This is nothing more than orientalism. Chinese are people, like other people, not a mythical enlightened race entirely different from everyone else on the planet. They commit war and conquer territory just like anyone else. You can call anything "internal" by fluffing up a story about inalienable, historical rights to it. In fact, their claims to Taiwan are not very compelling. The only time Taiwan and China were unified was for ~4 years after Japanese surrender during the civil war, or under the Qing. The Chinese themselves considered the Qing to be a foreign occupation of Tatars, so you could say that Taiwan and China were co-occupied. Before the Qing administered the coastal areas, a Ming renegade established a kingdom that ruled present-day Tainan for 20 years. He had fled the Mainland after the fall of the Ming to the Qing, and hope to restore the Ming (a weird echo of history with today's PRC corresponding to Qing and ROC to Ming). Before any Chinese claimed anything on the island, the Dutch and the Spanish ruled Formosa. Before them, aboriginals had been here for god knows how long, and still are.

The fact is, Taiwan is an important strategic possession for China to project its power, it's an important buffer for Japan (with who the Chinese have shared a millennium of conflict, regardless of ideology or government), and they'll make up whatever historical justification they can to support their claim. It's no better than Russian claims of protecting ethnic Russians in every country in Eastern Europe, or German claims to Sudetenland.

[1]: https://www.google.com/search?q=%22We+do+not+promise+to+reno...

[2]: https://esc.nccu.edu.tw/PageDoc/Detail?fid=7801&id=6963

[3]: https://esc.nccu.edu.tw/PageDoc/Detail?fid=7800&id=6961

Are we limited to actions they have successfully carried out, or just those they threaten to? Are you implying that it’s Western/Taiwanese propaganda that China is willing to forcibly unify Taiwan and that in fact China would never consider it?

Precisely - China has been repeatedly saying they wouldn’t invade Taiwan. What you are describing is our western rhetoric built around it, which essentially assumes everything they say is a lie.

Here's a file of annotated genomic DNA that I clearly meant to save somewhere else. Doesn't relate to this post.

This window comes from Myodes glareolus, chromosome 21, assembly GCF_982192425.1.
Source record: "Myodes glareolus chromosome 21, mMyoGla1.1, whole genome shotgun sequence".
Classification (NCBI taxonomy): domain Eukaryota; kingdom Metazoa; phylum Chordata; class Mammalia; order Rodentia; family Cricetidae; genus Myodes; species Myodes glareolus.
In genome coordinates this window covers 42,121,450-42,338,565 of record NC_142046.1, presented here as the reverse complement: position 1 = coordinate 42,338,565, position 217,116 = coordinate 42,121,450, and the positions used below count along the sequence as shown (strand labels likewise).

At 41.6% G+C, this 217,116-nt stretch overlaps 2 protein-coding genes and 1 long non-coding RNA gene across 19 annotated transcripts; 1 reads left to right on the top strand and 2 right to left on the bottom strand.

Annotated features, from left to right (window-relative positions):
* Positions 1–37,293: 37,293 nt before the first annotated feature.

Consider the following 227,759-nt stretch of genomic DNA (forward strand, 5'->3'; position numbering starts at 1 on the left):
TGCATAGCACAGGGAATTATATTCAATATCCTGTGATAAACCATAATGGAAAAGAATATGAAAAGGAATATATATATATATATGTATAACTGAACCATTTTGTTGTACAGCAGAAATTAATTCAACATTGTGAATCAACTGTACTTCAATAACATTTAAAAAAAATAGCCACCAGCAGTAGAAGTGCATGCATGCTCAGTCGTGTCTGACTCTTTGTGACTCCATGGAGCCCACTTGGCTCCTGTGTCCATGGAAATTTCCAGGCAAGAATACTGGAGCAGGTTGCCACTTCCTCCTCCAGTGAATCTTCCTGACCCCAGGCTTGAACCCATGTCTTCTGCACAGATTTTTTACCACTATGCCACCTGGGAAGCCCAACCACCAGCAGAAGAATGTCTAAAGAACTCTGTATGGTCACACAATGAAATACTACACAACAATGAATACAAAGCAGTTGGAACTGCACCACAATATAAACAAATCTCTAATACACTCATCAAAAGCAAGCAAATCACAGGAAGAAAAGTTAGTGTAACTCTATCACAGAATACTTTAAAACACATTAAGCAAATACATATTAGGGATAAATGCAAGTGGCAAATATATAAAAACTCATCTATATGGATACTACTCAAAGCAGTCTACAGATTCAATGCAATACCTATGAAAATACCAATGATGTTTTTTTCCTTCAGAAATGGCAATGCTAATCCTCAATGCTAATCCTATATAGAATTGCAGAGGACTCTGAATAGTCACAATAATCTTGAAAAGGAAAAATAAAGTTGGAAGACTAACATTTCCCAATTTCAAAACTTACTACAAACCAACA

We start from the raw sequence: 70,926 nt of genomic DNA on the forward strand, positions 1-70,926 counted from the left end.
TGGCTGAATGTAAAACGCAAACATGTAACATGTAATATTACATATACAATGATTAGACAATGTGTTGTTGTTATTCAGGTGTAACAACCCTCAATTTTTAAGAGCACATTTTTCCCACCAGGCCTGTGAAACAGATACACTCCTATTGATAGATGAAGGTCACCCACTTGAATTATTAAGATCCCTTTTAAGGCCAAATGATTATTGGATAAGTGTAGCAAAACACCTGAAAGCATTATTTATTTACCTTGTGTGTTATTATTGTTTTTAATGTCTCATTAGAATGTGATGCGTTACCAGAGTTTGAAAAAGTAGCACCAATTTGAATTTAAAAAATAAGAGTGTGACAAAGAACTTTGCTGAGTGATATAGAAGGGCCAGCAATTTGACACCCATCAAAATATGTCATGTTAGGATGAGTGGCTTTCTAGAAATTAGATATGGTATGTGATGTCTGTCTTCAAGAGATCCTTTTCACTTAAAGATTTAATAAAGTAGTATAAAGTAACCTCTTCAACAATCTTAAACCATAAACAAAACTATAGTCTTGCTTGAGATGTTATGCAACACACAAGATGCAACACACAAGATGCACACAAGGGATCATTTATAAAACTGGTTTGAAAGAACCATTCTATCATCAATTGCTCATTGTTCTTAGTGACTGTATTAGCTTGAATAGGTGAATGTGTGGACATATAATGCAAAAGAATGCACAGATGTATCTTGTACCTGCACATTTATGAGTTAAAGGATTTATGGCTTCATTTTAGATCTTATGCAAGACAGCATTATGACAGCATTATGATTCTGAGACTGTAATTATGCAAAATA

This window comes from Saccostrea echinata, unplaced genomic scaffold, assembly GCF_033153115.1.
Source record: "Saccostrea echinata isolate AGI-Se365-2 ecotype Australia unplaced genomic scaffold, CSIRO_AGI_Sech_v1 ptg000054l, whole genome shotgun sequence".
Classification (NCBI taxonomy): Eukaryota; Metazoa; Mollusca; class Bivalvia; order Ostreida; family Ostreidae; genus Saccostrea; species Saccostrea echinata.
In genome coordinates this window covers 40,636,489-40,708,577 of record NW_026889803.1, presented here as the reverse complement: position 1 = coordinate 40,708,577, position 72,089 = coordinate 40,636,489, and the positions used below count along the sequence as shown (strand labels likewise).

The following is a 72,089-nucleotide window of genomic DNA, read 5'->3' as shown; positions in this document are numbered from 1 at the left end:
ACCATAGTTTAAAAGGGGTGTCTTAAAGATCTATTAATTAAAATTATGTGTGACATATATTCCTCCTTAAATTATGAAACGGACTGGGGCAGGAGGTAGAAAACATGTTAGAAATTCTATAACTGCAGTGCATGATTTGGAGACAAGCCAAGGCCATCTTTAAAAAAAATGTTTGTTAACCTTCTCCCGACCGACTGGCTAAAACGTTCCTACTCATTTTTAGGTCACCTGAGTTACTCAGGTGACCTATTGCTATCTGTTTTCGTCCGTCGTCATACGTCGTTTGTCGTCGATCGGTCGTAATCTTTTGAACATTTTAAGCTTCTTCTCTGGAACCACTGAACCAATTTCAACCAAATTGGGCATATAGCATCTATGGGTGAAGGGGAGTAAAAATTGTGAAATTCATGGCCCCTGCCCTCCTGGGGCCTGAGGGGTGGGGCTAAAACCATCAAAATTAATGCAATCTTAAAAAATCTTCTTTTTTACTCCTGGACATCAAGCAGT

We are perversely enthusiastic towards wars. Chinese - the people, not just their government - hate war. Even if sometimes it’s not a good thing, like when declining to join economic war against Russia.

> China has been repeatedly saying they wouldn’t invade Taiwan.

This is the argument you're still positing after the last month? Is the irony lost on you? I guess if it's not crystal clear: https://www.npr.org/2022/01/10/1071766987/u-s-russia-dicuss-...

> China has been repeatedly saying they wouldn’t invade Taiwan

China also promised that Hong Kong would operate as it had until 2047 so clearly the Taiwanese have reason to question the sincerity of these claims.

PRC had the legal right to enforce NSL in HK if city failed to do so herself, especially if lack of NSL threatened PRC security. Similarly PRC has legal right (anti secession law) to restart civil war with TW if she moves towards secession, which would threaten PRC security. Clearly PRC have reason to question current TW developments with Tsai not reaffirming 92 consensus.

One country can’t just unilaterally give itself a legal right to invade another. That’s just their policy.

TW isn't recognized as a sovereign country by anyone who can realistically intervene, so yes PRC can unilaterally and legally under UN framework decide to reunify with TW by restarting Chinese civil war that has never concluded via armstice/treaty - it won't be an invasion or annexation legally.

Xi has said over and over that if his ends can’t be achieved peacefully he will use force to unify Taiwan with China. He’s said that Taiwan independence is a red line for invasion. I’m having a hard time believing that you’re arguing in good faith while denying these facts, which can be found in Western, Taiwanese and Chinese media.

No - he said he would use force against a military intervention by another state. Followed by repeating that this won’t be used against Taiwan citizens.

So, who left that detail out - you, or the medium you trusted?